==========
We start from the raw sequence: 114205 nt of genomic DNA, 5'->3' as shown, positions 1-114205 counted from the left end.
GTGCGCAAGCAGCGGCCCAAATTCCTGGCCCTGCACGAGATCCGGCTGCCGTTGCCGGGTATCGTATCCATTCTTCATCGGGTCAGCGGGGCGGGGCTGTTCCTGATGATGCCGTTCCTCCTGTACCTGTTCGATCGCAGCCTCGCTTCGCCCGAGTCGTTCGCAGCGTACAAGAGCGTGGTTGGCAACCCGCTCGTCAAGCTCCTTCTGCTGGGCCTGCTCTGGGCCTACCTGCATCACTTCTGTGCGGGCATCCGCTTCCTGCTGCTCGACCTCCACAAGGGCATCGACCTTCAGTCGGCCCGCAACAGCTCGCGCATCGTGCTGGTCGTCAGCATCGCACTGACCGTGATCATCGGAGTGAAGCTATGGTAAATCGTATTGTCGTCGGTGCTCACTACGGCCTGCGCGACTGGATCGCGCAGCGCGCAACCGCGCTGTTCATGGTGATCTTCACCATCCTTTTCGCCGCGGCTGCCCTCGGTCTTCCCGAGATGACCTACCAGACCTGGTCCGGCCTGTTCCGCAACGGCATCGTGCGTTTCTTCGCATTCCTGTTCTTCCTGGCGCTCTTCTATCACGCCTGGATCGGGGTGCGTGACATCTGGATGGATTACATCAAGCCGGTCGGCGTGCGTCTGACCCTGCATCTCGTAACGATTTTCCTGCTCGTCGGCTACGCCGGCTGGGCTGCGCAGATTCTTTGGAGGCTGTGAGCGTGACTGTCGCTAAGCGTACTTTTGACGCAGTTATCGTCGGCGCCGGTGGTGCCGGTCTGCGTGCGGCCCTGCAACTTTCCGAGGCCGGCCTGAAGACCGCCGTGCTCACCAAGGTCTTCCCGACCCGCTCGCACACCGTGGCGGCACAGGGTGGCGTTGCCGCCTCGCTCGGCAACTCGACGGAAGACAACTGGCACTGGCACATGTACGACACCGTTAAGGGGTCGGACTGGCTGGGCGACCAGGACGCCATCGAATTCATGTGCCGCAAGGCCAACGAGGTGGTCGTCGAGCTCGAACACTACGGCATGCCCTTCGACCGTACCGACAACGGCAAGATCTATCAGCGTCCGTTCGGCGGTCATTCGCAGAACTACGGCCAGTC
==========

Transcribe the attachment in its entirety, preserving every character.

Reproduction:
We start from the raw sequence: 114205 nt of genomic DNA, 5'->3' as shown, positions 1-114205 counted from the left end.
GTGCGCAAGCAGCGGCCCAAATTCCTGGCCCTGCACGAGATCCGGCTGCCGTTGCCGGGTATCGTATCCATTCTTCATCGGGTCAGCGGGGCGGGGCTGTTCCTGATGATGCCGTTCCTCCTGTACCTGTTCGATCGCAGCCTCGCTTCGCCCGAGTCGTTCGCAGCGTACAAGAGCGTGGTTGGCAACCCGCTCGTCAAGCTCCTTCTGCTGGGCCTGCTCTGGGCCTACCTGCATCACTTCTGTGCGGGCATCCGCTTCCTGCTGCTCGACCTCCACAAGGGCATCGACCTTCAGTCGGCCCGCAACAGCTCGCGCATCGTGCTGGTCGTCAGCATCGCACTGACCGTGATCATCGGAGTGAAGCTATGGTAAATCGTATTGTCGTCGGTGCTCACTACGGCCTGCGCGACTGGATCGCGCAGCGCGCAACCGCGCTGTTCATGGTGATCTTCACCATCCTTTTCGCCGCGGCTGCCCTCGGTCTTCCCGAGATGACCTACCAGACCTGGTCCGGCCTGTTCCGCAACGGCATCGTGCGTTTCTTCGCATTCCTGTTCTTCCTGGCGCTCTTCTATCACGCCTGGATCGGGGTGCGTGACATCTGGATGGATTACATCAAGCCGGTCGGCGTGCGTCTGACCCTGCATCTCGTAACGATTTTCCTGCTCGTCGGCTACGCCGGCTGGGCTGCGCAGATTCTTTGGAGGCTGTGAGCGTGACTGTCGCTAAGCGTACTTTTGACGCAGTTATCGTCGGCGCCGGTGGTGCCGGTCTGCGTGCGGCCCTGCAACTTTCCGAGGCCGGCCTGAAGACCGCCGTGCTCACCAAGGTCTTCCCGACCCGCTCGCACACCGTGGCGGCACAGGGTGGCGTTGCCGCCTCGCTCGGCAACTCGACGGAAGACAACTGGCACTGGCACATGTACGACACCGTTAAGGGGTCGGACTGGCTGGGCGACCAGGACGCCATCGAATTCATGTGCCGCAAGGCCAACGAGGTGGTCGTCGAGCTCGAACACTACGGCATGCCCTTCGACCGTACCGACAACGGCAAGATCTATCAGCGTCCGTTCGGCGGTCATTCGCAGAACTACGGCCAGTC